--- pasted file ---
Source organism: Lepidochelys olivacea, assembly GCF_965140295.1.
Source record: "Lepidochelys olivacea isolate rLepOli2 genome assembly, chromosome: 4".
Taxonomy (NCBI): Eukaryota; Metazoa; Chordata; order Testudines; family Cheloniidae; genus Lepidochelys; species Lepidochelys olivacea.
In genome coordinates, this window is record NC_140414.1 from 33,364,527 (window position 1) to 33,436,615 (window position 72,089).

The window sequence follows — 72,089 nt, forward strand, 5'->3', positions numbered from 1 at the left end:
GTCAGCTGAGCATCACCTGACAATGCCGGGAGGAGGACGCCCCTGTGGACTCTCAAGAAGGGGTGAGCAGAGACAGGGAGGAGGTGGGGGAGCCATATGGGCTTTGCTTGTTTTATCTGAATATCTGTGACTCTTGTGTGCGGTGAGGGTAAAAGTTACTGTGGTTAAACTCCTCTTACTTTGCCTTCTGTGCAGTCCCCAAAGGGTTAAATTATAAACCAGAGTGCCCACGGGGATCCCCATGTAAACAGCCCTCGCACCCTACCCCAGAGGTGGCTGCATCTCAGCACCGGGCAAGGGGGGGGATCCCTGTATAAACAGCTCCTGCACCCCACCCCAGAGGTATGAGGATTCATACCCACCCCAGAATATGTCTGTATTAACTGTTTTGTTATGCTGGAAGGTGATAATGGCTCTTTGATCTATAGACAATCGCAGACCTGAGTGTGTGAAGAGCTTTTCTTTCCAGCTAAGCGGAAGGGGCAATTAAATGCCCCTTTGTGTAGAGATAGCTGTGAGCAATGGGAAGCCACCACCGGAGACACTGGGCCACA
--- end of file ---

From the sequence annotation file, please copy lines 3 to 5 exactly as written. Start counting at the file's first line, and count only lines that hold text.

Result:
Taxonomy (NCBI): Eukaryota; Metazoa; Chordata; order Testudines; family Cheloniidae; genus Lepidochelys; species Lepidochelys olivacea.
In genome coordinates, this window is record NC_140414.1 from 33,364,527 (window position 1) to 33,436,615 (window position 72,089).

The window sequence follows — 72,089 nt, forward strand, 5'->3', positions numbered from 1 at the left end: